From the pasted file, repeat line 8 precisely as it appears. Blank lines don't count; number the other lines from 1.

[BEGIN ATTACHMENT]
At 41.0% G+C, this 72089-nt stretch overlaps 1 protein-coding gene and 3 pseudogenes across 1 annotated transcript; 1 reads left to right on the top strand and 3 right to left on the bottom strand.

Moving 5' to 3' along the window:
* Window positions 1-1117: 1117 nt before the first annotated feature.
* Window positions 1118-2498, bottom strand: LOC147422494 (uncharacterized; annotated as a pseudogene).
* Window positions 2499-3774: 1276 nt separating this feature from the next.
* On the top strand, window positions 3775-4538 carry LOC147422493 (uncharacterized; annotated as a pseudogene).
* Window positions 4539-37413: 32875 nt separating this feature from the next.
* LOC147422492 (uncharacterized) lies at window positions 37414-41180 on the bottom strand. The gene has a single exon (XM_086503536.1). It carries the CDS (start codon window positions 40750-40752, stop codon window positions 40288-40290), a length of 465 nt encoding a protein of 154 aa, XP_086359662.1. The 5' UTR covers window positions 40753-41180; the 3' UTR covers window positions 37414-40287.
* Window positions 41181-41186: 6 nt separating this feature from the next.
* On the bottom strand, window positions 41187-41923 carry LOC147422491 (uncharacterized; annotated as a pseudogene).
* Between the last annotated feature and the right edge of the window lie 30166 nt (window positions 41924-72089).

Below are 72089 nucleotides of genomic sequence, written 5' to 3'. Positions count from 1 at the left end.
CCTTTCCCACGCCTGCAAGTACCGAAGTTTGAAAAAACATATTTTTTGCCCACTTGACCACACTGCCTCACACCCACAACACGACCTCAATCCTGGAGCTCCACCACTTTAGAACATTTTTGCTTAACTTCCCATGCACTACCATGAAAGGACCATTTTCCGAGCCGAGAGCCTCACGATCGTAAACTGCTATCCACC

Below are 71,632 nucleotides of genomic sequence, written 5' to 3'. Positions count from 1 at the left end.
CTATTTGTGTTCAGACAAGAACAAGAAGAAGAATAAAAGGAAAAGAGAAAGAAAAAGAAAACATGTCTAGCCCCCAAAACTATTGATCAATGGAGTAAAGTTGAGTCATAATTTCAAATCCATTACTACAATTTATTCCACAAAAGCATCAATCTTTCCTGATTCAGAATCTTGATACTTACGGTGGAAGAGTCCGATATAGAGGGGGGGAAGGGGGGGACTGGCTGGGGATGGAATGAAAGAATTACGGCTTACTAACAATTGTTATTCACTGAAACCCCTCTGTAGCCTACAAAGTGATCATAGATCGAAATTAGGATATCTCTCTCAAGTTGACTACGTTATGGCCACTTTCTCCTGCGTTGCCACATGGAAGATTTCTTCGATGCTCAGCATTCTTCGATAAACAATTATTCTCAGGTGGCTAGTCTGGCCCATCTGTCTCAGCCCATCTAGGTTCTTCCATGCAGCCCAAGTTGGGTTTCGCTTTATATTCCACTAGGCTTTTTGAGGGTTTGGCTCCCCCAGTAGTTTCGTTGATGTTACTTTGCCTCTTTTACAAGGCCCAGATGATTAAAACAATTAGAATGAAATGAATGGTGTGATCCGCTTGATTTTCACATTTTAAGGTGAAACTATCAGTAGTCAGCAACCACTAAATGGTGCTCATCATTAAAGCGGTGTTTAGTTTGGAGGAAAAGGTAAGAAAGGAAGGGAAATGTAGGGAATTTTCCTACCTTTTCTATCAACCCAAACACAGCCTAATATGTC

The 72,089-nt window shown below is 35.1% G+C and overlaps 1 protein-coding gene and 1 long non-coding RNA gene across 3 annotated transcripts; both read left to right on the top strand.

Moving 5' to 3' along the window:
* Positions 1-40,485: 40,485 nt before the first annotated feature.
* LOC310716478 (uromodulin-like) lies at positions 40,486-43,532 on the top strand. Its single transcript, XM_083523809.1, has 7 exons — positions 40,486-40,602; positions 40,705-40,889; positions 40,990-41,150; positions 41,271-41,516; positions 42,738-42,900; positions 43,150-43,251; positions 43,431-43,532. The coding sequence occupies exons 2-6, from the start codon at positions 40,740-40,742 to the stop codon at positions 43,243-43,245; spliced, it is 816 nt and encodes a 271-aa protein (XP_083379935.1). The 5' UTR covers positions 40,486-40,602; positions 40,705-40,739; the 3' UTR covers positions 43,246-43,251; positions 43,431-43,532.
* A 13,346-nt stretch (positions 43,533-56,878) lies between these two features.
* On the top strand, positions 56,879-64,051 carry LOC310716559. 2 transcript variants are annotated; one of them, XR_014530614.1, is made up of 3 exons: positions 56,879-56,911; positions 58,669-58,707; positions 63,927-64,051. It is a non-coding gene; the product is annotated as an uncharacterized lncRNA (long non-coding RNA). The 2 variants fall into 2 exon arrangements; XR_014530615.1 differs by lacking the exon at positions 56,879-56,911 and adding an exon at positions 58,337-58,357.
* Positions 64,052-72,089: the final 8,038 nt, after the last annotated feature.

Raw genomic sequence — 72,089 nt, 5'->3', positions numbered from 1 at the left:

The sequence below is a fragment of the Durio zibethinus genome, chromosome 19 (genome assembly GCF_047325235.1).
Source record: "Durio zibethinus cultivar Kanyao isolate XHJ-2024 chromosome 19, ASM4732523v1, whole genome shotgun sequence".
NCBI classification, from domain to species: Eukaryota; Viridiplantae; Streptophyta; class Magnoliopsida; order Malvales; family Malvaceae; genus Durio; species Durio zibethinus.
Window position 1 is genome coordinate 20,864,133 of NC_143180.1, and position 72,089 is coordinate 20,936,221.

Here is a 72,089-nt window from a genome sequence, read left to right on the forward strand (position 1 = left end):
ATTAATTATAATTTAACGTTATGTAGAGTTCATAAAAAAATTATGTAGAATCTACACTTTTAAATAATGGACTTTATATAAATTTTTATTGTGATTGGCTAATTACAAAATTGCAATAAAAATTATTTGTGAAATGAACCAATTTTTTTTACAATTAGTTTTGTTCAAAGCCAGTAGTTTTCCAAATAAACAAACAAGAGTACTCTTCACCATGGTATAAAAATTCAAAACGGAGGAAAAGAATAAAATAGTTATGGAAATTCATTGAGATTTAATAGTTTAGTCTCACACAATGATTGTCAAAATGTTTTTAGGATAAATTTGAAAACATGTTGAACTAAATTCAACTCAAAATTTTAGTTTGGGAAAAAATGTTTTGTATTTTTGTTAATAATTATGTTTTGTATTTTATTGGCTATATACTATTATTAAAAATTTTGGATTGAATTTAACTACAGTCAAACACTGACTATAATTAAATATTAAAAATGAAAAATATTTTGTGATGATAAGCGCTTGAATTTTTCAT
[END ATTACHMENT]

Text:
* LOC147422492 (uncharacterized) lies at window positions 37414-41180 on the bottom strand. The gene has a single exon (XM_086503536.1). It carries the CDS (start codon window positions 40750-40752, stop codon window positions 40288-40290), a length of 465 nt encoding a protein of 154 aa, XP_086359662.1. The 5' UTR covers window positions 40753-41180; the 3' UTR covers window positions 37414-40287.